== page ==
When to announce pregnancy: Why some women aren’t waiting 12 weeks anymore

When to announce pregnancy - why early - support in event of miscarriage

Finding out that you’re pregnant is one of the most momentous occasions in your life. Whether it’s expected or not, most women want to tell someone the news straight away. Here’s where women often run into the ‘when to announce pregnancy’ dilemma. For decades, we’ve adhered to a social norm which dictates that we delay announcements until the second trimester.

But many women are now choosing to break this tradition with an early pregnancy announcement prior to the accepted 12 weeks. Here’s why.

Why is 12 weeks considered safe to announce a pregnancy?

The threat of miscarriage decreases significantly after the first trimester – it is estimated that 85% of miscarriages of known pregnancies take place in the first trimester. When the diagnostic ultrasound for detecting chromosomal conditions, such as Down’s syndrome, was first used in the 1970s, it was performed at 11-14 weeks into pregnancy. Detection of such conditions is uncommon, but positive identification results in termination around 95% of the time. 

Because of this, it became customary to wait until after the diagnostic ultrasound towards the end of the first trimester to announce a pregnancy. Waiting meant never having to ‘untell’ the people they’d excitedly told their happy news should the pregnancy end in miscarriage.

Get support during the first trimester blues

The first 12 weeks of pregnancy can be a rollercoaster. Your body is changing rapidly, and some changes are unexpected and can’t be hidden. You’ve got new aches and pains, new food  cravings and aversions, and your hormones are working overtime. It’s during the first trimester that babies develop their brain, muscles, organs, limbs, and nervous system, so most women are absolutely exhausted from the invisible task of building a tiny human. Add to this that around 90% of pregnant women experience nausea or ‘morning sickness’ in the first trimester, and that’s a lot to deal with on your own or only with your partner.

This is a huge factor for many women in choosing when to announce pregnancy. Having help with daily chores, childcare and getting dinner on the table can be a lifesaver during the challenging first 12 weeks, and an early pregnancy announcement helps them get the support they need early on.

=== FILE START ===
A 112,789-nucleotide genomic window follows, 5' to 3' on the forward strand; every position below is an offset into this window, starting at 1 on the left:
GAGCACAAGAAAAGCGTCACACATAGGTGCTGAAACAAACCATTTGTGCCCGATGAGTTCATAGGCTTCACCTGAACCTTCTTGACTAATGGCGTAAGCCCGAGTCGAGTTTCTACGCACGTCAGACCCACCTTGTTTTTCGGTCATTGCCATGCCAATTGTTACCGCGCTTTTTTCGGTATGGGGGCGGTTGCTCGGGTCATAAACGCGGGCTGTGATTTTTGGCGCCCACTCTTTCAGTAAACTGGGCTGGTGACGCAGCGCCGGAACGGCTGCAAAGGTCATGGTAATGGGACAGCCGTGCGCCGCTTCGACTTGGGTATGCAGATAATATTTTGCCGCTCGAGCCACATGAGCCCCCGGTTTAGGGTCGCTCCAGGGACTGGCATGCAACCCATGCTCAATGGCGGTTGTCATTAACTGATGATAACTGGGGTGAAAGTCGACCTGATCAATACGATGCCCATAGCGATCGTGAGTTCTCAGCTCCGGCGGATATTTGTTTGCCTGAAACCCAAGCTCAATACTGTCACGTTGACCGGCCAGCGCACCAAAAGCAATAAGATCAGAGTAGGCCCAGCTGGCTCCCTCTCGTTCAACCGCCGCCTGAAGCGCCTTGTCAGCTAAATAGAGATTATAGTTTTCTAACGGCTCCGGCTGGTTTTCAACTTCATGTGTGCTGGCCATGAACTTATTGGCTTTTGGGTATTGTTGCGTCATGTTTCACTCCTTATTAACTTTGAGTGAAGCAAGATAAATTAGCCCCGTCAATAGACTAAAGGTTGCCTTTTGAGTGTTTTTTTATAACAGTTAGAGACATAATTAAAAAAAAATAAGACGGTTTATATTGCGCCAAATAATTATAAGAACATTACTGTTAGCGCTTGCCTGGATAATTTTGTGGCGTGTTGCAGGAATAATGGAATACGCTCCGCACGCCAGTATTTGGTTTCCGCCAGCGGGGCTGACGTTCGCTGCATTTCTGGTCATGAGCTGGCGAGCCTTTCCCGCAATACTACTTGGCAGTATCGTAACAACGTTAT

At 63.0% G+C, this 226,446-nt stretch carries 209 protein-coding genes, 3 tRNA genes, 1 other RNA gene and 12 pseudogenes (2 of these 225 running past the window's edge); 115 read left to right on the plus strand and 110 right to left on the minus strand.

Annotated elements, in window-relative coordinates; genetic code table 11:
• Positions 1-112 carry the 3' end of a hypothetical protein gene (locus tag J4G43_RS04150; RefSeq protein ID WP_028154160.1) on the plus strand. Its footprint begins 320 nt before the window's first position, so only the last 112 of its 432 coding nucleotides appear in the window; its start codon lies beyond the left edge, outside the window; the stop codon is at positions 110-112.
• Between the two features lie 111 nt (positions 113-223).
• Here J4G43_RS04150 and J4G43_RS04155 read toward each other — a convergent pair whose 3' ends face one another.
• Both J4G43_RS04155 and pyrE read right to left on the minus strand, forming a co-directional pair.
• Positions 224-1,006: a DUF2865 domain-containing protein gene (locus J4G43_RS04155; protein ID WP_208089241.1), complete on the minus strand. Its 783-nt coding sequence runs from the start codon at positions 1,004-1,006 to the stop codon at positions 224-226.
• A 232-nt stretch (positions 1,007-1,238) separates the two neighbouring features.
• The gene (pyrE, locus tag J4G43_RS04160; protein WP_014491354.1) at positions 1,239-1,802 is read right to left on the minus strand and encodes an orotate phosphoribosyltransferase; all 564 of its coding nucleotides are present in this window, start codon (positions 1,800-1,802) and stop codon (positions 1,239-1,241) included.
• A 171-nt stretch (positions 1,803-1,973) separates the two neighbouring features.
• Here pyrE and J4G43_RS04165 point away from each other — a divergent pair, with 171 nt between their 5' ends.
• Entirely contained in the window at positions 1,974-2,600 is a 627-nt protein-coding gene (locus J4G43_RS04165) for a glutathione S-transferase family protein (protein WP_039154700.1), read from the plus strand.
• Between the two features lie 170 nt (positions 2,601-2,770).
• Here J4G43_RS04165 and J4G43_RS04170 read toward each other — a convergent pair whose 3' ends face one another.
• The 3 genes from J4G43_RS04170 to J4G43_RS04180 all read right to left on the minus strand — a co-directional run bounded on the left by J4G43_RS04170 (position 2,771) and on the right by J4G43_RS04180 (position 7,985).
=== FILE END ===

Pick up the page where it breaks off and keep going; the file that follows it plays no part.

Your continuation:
Build a support network

Mums today often have less support around them than generations before, who used to live with three generations in one house. Now, our parents and relatives might live out of town, out of state or or overseas, or they may just have smaller family units with fewer aunties to call for advice and reassurance.

If the first trimester is a tough one, you’ll want to have supportive people to call who have been through what you’re going through. 

Get support in the event of a miscarriage

The risk of miscarriage is a devastating reality, and no one should suffer alone in silence. But telling people you’re pregnant then miscarrying unexpectedly is one of the main reasons women don’t announce a pregnancy until 12 weeks.

The fact is that miscarriage is more common than most of us realise, and keeping it to ourselves is only feeding into miscarriage taboo and discouraging women further from sharing their grief and seeking support.

For some women, this is a strong case for changing the narrative on when to announce pregnancy. The loss of a baby is a traumatic and tragic event, and having support while you’re grieving could be crucial for getting through it. 

Deciding when to announce pregnancy is always a personal choice, and will look different for everyone. There’s no rule book for when to do it – just create the world where you have the love and support you need as you bring new life into the world!


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